Monday, March 17, 2008

Two Thousand Pies

The Sunday after them tornadas was beautiful.

Who knew tornadoes actually went through cities? I was under the false impression living in an urban jungle protected one from such natural disasters. Good thing I was running late for the birthday party at Trader Vics or my car would be getting more than a wheel bearing replaced this week.

I went over to Whitespace, which I was happy to see had survived unscathed, to hear Fereydoon Family give a talk about his show "Stepping Blind." (Previous post here)

Family, his professorial skills coming into play, gave an excellent talk that turned into a very in depth conversation with the crowd. People had a lot to say about this work and it was apparent the concepts and intentions were wide open for a variety of interpretations.

Family began the talk by saying "I can tell you all about these pieces but I cannot tell you what they mean." I think that is the perfect way to begin an artist talk, for the artist to relinquish a control over the perception of their own art, to admit, or even better, to relish, in the esoteric nature of good art.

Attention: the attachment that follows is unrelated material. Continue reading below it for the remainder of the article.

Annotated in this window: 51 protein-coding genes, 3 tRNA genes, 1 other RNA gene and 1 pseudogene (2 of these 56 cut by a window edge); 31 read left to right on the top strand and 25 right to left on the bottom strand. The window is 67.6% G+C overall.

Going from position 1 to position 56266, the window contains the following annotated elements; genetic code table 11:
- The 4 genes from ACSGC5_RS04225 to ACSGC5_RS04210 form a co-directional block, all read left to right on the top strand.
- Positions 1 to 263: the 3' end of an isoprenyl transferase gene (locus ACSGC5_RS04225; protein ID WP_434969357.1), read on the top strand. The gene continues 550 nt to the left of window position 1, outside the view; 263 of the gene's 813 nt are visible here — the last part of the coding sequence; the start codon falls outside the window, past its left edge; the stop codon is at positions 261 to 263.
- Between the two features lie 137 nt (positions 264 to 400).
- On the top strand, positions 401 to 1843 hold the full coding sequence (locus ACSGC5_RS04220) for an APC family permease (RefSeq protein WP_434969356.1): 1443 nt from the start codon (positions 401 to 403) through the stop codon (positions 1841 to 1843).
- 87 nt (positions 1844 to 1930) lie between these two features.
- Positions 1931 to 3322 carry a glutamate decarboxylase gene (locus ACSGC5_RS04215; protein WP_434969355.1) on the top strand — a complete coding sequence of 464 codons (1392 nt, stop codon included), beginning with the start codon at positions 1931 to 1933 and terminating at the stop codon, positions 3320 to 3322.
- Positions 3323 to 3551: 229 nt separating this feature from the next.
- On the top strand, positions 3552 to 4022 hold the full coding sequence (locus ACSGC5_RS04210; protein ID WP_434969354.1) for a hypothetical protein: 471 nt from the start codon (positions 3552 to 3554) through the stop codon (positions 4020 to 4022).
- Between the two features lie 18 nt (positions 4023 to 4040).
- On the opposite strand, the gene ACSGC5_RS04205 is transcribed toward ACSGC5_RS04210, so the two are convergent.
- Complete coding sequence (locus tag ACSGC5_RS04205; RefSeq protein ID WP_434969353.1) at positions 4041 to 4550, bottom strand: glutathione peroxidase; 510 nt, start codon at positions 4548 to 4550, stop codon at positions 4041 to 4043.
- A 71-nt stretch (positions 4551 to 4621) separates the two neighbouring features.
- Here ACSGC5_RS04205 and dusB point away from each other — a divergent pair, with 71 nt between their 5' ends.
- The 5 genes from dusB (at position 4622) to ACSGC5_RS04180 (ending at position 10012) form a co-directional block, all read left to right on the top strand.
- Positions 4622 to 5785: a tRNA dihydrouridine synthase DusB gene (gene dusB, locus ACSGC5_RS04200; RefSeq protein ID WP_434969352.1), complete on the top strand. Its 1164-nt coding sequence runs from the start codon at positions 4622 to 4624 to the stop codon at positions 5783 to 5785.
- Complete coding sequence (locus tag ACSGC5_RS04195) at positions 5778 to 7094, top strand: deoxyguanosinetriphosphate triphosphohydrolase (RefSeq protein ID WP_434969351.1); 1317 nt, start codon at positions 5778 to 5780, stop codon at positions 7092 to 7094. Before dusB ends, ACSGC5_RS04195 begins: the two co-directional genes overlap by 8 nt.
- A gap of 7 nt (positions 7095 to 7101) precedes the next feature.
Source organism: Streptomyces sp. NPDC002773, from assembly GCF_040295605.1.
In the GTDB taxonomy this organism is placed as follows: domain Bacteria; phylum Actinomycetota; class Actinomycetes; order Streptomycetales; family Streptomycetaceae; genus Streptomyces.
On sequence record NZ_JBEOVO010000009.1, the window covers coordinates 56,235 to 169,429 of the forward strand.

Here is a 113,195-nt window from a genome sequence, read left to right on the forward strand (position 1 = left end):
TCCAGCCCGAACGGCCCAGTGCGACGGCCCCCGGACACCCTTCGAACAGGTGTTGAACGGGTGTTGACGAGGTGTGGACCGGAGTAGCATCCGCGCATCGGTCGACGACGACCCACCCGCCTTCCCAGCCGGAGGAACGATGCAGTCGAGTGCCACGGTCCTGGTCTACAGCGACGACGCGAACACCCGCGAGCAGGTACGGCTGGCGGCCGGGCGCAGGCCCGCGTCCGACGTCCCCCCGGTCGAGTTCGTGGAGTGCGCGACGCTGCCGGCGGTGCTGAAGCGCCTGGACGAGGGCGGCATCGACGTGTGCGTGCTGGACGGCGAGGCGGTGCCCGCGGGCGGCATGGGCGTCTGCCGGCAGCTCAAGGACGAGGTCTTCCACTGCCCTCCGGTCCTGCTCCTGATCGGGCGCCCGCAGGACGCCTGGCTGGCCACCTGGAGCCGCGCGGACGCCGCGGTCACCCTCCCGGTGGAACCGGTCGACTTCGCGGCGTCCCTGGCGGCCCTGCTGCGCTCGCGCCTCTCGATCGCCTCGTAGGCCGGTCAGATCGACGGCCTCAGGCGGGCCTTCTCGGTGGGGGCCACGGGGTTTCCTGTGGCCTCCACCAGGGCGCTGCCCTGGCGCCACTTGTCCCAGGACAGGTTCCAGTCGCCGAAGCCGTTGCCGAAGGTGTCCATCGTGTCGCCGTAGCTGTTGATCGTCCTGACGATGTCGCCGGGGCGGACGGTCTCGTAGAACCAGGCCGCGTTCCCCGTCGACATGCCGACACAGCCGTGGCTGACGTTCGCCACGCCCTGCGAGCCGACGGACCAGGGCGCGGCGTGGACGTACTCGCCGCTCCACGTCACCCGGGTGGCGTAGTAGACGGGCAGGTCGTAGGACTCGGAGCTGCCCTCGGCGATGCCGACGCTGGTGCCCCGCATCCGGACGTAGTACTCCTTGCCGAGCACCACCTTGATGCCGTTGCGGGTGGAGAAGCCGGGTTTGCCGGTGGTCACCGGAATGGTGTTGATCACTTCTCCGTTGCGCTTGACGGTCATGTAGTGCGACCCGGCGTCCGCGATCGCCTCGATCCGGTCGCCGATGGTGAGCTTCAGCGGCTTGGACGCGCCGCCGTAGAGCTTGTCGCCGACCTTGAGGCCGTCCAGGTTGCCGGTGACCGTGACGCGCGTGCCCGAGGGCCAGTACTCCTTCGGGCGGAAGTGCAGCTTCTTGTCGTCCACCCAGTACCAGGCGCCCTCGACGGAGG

As a physicist, Family is interested in physical objects, the human condition, psychology, and as a student of art history, Family is curious as to how something physical can "transcend into art." The long history of portraiture, the different roles the artist and subject have played, and the changing purpose of the portrait during different periods of art, inspired Family's own exploration into the notion of portraiture in today's society. Family used what he calls "mass media documents," these are not snapshots but "formal objects" collected from newspapers, corporate newsletters, etc.